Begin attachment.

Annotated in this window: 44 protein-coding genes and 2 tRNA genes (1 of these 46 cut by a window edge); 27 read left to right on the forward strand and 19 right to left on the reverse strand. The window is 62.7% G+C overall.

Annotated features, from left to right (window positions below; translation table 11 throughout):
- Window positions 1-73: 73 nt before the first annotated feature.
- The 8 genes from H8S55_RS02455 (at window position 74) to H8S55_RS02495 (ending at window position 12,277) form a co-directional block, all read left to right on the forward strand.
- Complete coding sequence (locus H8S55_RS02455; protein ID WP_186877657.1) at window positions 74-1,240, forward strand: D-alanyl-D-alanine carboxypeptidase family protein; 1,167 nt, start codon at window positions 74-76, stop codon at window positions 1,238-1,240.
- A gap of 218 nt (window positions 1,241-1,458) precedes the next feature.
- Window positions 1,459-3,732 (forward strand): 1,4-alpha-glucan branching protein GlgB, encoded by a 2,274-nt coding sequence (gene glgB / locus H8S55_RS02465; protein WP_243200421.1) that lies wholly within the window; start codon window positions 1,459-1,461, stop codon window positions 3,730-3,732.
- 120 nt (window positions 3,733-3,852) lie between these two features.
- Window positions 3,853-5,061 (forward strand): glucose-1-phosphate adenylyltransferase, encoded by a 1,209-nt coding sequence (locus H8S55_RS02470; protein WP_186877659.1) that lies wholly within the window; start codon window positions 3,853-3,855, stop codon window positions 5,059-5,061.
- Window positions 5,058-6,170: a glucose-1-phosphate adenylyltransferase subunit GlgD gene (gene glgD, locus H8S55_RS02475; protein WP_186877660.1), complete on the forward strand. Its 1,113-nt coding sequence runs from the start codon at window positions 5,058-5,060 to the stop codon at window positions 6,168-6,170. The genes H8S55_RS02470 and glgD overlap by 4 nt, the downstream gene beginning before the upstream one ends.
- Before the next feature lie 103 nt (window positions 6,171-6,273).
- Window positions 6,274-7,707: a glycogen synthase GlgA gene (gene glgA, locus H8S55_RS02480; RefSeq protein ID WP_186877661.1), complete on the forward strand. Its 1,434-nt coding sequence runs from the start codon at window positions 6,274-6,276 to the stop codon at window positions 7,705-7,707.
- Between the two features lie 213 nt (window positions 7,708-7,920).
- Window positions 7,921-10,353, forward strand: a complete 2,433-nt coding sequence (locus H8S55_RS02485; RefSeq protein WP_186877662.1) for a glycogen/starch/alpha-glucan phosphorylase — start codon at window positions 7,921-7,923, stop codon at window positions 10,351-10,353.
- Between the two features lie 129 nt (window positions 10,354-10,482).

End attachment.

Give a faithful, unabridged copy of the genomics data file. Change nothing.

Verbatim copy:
Annotated in this window: 44 protein-coding genes and 2 tRNA genes (1 of these 46 cut by a window edge); 27 read left to right on the forward strand and 19 right to left on the reverse strand. The window is 62.7% G+C overall.

Annotated features, from left to right (window positions below; translation table 11 throughout):
- Window positions 1-73: 73 nt before the first annotated feature.
- The 8 genes from H8S55_RS02455 (at window position 74) to H8S55_RS02495 (ending at window position 12,277) form a co-directional block, all read left to right on the forward strand.
- Complete coding sequence (locus H8S55_RS02455; protein ID WP_186877657.1) at window positions 74-1,240, forward strand: D-alanyl-D-alanine carboxypeptidase family protein; 1,167 nt, start codon at window positions 74-76, stop codon at window positions 1,238-1,240.
- A gap of 218 nt (window positions 1,241-1,458) precedes the next feature.
- Window positions 1,459-3,732 (forward strand): 1,4-alpha-glucan branching protein GlgB, encoded by a 2,274-nt coding sequence (gene glgB / locus H8S55_RS02465; protein WP_243200421.1) that lies wholly within the window; start codon window positions 1,459-1,461, stop codon window positions 3,730-3,732.
- 120 nt (window positions 3,733-3,852) lie between these two features.
- Window positions 3,853-5,061 (forward strand): glucose-1-phosphate adenylyltransferase, encoded by a 1,209-nt coding sequence (locus H8S55_RS02470; protein WP_186877659.1) that lies wholly within the window; start codon window positions 3,853-3,855, stop codon window positions 5,059-5,061.
- Window positions 5,058-6,170: a glucose-1-phosphate adenylyltransferase subunit GlgD gene (gene glgD, locus H8S55_RS02475; protein WP_186877660.1), complete on the forward strand. Its 1,113-nt coding sequence runs from the start codon at window positions 5,058-5,060 to the stop codon at window positions 6,168-6,170. The genes H8S55_RS02470 and glgD overlap by 4 nt, the downstream gene beginning before the upstream one ends.
- Before the next feature lie 103 nt (window positions 6,171-6,273).
- Window positions 6,274-7,707: a glycogen synthase GlgA gene (gene glgA, locus H8S55_RS02480; RefSeq protein ID WP_186877661.1), complete on the forward strand. Its 1,434-nt coding sequence runs from the start codon at window positions 6,274-6,276 to the stop codon at window positions 7,705-7,707.
- Between the two features lie 213 nt (window positions 7,708-7,920).
- Window positions 7,921-10,353, forward strand: a complete 2,433-nt coding sequence (locus H8S55_RS02485; RefSeq protein WP_186877662.1) for a glycogen/starch/alpha-glucan phosphorylase — start codon at window positions 7,921-7,923, stop codon at window positions 10,351-10,353.
- Between the two features lie 129 nt (window positions 10,354-10,482).